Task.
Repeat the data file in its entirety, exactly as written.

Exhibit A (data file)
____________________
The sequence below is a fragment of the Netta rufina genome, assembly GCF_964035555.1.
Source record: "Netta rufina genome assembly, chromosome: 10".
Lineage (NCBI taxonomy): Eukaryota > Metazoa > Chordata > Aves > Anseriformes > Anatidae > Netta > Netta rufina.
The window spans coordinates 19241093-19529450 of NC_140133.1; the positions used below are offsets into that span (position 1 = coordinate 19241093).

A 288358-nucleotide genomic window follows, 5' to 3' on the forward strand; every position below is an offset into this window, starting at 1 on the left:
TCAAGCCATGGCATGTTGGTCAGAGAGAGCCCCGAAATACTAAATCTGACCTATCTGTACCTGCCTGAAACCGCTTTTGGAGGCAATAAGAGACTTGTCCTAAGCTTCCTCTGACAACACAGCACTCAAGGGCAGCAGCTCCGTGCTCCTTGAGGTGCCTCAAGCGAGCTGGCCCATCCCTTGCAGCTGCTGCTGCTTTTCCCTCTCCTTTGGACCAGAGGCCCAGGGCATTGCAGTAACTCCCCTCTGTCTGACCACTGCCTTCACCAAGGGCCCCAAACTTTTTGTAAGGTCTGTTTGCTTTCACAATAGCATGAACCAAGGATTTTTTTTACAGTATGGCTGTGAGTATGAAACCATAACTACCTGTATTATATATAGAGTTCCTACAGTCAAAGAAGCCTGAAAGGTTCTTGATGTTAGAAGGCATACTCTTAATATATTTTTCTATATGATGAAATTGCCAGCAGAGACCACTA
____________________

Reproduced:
The sequence below is a fragment of the Netta rufina genome, assembly GCF_964035555.1.
Source record: "Netta rufina genome assembly, chromosome: 10".
Lineage (NCBI taxonomy): Eukaryota > Metazoa > Chordata > Aves > Anseriformes > Anatidae > Netta > Netta rufina.
The window spans coordinates 19241093-19529450 of NC_140133.1; the positions used below are offsets into that span (position 1 = coordinate 19241093).

A 288358-nucleotide genomic window follows, 5' to 3' on the forward strand; every position below is an offset into this window, starting at 1 on the left:
TCAAGCCATGGCATGTTGGTCAGAGAGAGCCCCGAAATACTAAATCTGACCTATCTGTACCTGCCTGAAACCGCTTTTGGAGGCAATAAGAGACTTGTCCTAAGCTTCCTCTGACAACACAGCACTCAAGGGCAGCAGCTCCGTGCTCCTTGAGGTGCCTCAAGCGAGCTGGCCCATCCCTTGCAGCTGCTGCTGCTTTTCCCTCTCCTTTGGACCAGAGGCCCAGGGCATTGCAGTAACTCCCCTCTGTCTGACCACTGCCTTCACCAAGGGCCCCAAACTTTTTGTAAGGTCTGTTTGCTTTCACAATAGCATGAACCAAGGATTTTTTTTACAGTATGGCTGTGAGTATGAAACCATAACTACCTGTATTATATATAGAGTTCCTACAGTCAAAGAAGCCTGAAAGGTTCTTGATGTTAGAAGGCATACTCTTAATATATTTTTCTATATGATGAAATTGCCAGCAGAGACCACTA